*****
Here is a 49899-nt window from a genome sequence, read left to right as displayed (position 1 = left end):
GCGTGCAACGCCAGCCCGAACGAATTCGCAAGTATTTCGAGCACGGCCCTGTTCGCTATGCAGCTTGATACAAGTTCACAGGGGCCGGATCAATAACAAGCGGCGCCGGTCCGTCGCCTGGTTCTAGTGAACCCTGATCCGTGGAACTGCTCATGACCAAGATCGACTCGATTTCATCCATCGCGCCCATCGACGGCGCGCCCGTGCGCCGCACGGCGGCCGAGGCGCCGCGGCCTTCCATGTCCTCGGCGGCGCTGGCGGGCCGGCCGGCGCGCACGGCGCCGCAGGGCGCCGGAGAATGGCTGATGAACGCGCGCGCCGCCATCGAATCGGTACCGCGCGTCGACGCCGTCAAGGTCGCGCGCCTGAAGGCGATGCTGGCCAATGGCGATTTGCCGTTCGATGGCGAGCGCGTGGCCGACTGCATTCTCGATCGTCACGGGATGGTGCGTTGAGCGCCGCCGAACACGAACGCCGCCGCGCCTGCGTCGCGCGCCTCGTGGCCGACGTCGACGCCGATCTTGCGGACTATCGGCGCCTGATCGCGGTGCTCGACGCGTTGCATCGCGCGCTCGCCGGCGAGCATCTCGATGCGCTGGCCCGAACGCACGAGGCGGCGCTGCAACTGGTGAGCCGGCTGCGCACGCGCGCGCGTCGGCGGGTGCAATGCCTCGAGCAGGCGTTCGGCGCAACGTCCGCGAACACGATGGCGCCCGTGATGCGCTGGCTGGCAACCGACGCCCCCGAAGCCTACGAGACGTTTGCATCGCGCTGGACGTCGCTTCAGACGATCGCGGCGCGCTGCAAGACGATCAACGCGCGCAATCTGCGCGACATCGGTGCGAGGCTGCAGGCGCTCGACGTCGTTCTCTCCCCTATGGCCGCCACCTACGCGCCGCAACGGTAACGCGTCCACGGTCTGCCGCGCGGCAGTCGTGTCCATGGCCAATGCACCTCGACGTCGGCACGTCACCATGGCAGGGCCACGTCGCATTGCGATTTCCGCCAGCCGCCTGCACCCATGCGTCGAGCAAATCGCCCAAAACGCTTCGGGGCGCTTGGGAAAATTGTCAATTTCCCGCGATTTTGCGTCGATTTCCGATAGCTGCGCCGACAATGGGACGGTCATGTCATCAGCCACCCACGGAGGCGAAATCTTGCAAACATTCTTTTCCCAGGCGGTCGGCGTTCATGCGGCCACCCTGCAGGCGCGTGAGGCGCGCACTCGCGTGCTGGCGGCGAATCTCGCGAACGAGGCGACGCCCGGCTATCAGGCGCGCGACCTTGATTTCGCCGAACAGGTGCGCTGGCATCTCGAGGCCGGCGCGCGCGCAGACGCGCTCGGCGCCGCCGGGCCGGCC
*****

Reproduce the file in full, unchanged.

Here is a 49899-nt window from a genome sequence, read left to right as displayed (position 1 = left end):
GCGTGCAACGCCAGCCCGAACGAATTCGCAAGTATTTCGAGCACGGCCCTGTTCGCTATGCAGCTTGATACAAGTTCACAGGGGCCGGATCAATAACAAGCGGCGCCGGTCCGTCGCCTGGTTCTAGTGAACCCTGATCCGTGGAACTGCTCATGACCAAGATCGACTCGATTTCATCCATCGCGCCCATCGACGGCGCGCCCGTGCGCCGCACGGCGGCCGAGGCGCCGCGGCCTTCCATGTCCTCGGCGGCGCTGGCGGGCCGGCCGGCGCGCACGGCGCCGCAGGGCGCCGGAGAATGGCTGATGAACGCGCGCGCCGCCATCGAATCGGTACCGCGCGTCGACGCCGTCAAGGTCGCGCGCCTGAAGGCGATGCTGGCCAATGGCGATTTGCCGTTCGATGGCGAGCGCGTGGCCGACTGCATTCTCGATCGTCACGGGATGGTGCGTTGAGCGCCGCCGAACACGAACGCCGCCGCGCCTGCGTCGCGCGCCTCGTGGCCGACGTCGACGCCGATCTTGCGGACTATCGGCGCCTGATCGCGGTGCTCGACGCGTTGCATCGCGCGCTCGCCGGCGAGCATCTCGATGCGCTGGCCCGAACGCACGAGGCGGCGCTGCAACTGGTGAGCCGGCTGCGCACGCGCGCGCGTCGGCGGGTGCAATGCCTCGAGCAGGCGTTCGGCGCAACGTCCGCGAACACGATGGCGCCCGTGATGCGCTGGCTGGCAACCGACGCCCCCGAAGCCTACGAGACGTTTGCATCGCGCTGGACGTCGCTTCAGACGATCGCGGCGCGCTGCAAGACGATCAACGCGCGCAATCTGCGCGACATCGGTGCGAGGCTGCAGGCGCTCGACGTCGTTCTCTCCCCTATGGCCGCCACCTACGCGCCGCAACGGTAACGCGTCCACGGTCTGCCGCGCGGCAGTCGTGTCCATGGCCAATGCACCTCGACGTCGGCACGTCACCATGGCAGGGCCACGTCGCATTGCGATTTCCGCCAGCCGCCTGCACCCATGCGTCGAGCAAATCGCCCAAAACGCTTCGGGGCGCTTGGGAAAATTGTCAATTTCCCGCGATTTTGCGTCGATTTCCGATAGCTGCGCCGACAATGGGACGGTCATGTCATCAGCCACCCACGGAGGCGAAATCTTGCAAACATTCTTTTCCCAGGCGGTCGGCGTTCATGCGGCCACCCTGCAGGCGCGTGAGGCGCGCACTCGCGTGCTGGCGGCGAATCTCGCGAACGAGGCGACGCCCGGCTATCAGGCGCGCGACCTTGATTTCGCCGAACAGGTGCGCTGGCATCTCGAGGCCGGCGCGCGCGCAGACGCGCTCGGCGCCGCCGGGCCGGCC